1. Yes, it has changed massively in demographic terms. The first 'Anonymous' to leave a comment is amongst those who wish to normalise such change by pointing to the small-scale presence of ethnic minorities in Bristol several decades ago. What has happened over the past decade to 15 years however is on an altogether different and massive scale, and as such is both unprecedented and unwelcome.

  4. This is Bristol, presumably a newspaper website, ran a summary of a Demos report into the EDL as its first salvo - but it turns out that what they published summarised a Guardian summary, and the report was rather flawed in the first place!

  5. Replies
    1. You're wasting your breath, mate. Most Somalis don't speak English.


  6. I grew up in Easton. I come from a multicultural family who all work and pay their taxes. However, my family felt unsafe to continue to live in Easton and 5 years ago they sold up and left our family home of over 40years. If you go to Stapleton Road on a Friday afternoon you will find Somali men in their drones. Almost EVERY shop on Stapleton Road is now occupied by Somalis. A once vibrant part of the city has now become a 'no go' zone particularly after dark. I am a black female with adult children who will never venture into Easton for fear of their safety and that of their children. They are everywhere and they serve no purpose here at all but to bleed the system dry. Its wrong that we have to tolerate these people in such large numbers.

    1. I am sorry to hear that you and your family felt that you had to leave your home to avoid what Stapleton Road has become. Nobody should have to undertake such a drastic course of action because of a failure of government policy, but this is clearly what has happened here. It underscores the undesirability of recent open-door policies relating to mass immigration on a scale never hitherto witnessed, heedless of the negative consequences that this would entail. The implantation of a large Somali presence in Bristol, with many of the incomers not only bearing cultural norms incompatible with our own, but often a psychology damaged and brutalised by years of conflict, was bound to bring no good for longstanding residents such as yourself. I hope that where you have now settled feels rather safer.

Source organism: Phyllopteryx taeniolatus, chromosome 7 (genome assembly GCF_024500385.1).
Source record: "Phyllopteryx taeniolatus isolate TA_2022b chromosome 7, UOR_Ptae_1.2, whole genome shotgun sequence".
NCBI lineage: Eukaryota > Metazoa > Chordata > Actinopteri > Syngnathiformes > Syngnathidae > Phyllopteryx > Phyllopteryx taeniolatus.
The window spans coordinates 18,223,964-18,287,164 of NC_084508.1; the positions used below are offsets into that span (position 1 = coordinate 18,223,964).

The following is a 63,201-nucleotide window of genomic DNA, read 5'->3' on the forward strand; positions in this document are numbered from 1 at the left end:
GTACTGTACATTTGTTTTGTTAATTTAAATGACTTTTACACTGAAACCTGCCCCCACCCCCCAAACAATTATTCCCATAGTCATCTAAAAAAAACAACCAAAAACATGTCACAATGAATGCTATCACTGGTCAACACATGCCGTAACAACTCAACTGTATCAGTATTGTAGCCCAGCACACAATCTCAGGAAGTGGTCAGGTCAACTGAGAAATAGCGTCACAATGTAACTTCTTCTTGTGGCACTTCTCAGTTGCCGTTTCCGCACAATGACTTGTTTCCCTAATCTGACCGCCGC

As for the Somalis, a large proportion of those who have arrived here understandably feel disorientated and out of place, and as demonstrated in a recent report, could gain much from returning to that part of Somalia that is not currently beset by military conflict. Such a return would represent the optimum outcome for all:


Comments that call for or threaten violence will not be published. Anyone is entitled to criticise the arguments presented here, or to highlight what they believe to be factual error(s); ad hominem attacks do not constitute comment or debate. Although at times others' points of view may be exasperating, please attempt to be civil in your responses. If you wish to communicate with me confidentially, please preface your comment with "Not for publication". This is why all comments are moderated.